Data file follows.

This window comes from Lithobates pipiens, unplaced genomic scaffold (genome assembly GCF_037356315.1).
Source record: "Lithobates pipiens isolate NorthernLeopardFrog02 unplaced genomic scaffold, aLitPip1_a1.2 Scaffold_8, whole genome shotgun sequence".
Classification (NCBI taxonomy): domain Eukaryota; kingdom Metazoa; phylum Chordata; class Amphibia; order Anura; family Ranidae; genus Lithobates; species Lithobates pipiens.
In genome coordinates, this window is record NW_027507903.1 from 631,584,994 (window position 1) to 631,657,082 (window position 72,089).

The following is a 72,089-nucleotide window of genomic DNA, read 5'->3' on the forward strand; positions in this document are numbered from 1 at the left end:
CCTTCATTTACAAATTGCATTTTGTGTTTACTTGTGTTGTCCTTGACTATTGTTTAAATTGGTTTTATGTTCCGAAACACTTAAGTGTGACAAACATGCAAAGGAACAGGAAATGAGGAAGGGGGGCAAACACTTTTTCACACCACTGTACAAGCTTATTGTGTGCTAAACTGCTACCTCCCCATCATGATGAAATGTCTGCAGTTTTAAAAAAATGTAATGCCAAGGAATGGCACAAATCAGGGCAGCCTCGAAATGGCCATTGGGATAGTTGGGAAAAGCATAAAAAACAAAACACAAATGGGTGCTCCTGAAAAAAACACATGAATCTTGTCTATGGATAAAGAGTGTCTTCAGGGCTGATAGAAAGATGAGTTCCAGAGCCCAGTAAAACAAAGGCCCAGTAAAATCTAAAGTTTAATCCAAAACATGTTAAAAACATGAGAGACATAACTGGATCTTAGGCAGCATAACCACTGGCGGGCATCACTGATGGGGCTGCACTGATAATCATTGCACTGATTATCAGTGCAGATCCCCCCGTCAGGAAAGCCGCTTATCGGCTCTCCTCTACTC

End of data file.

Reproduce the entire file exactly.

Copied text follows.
This window comes from Lithobates pipiens, unplaced genomic scaffold (genome assembly GCF_037356315.1).
Source record: "Lithobates pipiens isolate NorthernLeopardFrog02 unplaced genomic scaffold, aLitPip1_a1.2 Scaffold_8, whole genome shotgun sequence".
Classification (NCBI taxonomy): domain Eukaryota; kingdom Metazoa; phylum Chordata; class Amphibia; order Anura; family Ranidae; genus Lithobates; species Lithobates pipiens.
In genome coordinates, this window is record NW_027507903.1 from 631,584,994 (window position 1) to 631,657,082 (window position 72,089).

The following is a 72,089-nucleotide window of genomic DNA, read 5'->3' on the forward strand; positions in this document are numbered from 1 at the left end:
CCTTCATTTACAAATTGCATTTTGTGTTTACTTGTGTTGTCCTTGACTATTGTTTAAATTGGTTTTATGTTCCGAAACACTTAAGTGTGACAAACATGCAAAGGAACAGGAAATGAGGAAGGGGGGCAAACACTTTTTCACACCACTGTACAAGCTTATTGTGTGCTAAACTGCTACCTCCCCATCATGATGAAATGTCTGCAGTTTTAAAAAAATGTAATGCCAAGGAATGGCACAAATCAGGGCAGCCTCGAAATGGCCATTGGGATAGTTGGGAAAAGCATAAAAAACAAAACACAAATGGGTGCTCCTGAAAAAAACACATGAATCTTGTCTATGGATAAAGAGTGTCTTCAGGGCTGATAGAAAGATGAGTTCCAGAGCCCAGTAAAACAAAGGCCCAGTAAAATCTAAAGTTTAATCCAAAACATGTTAAAAACATGAGAGACATAACTGGATCTTAGGCAGCATAACCACTGGCGGGCATCACTGATGGGGCTGCACTGATAATCATTGCACTGATTATCAGTGCAGATCCCCCCGTCAGGAAAGCCGCTTATCGGCTCTCCTCTACTC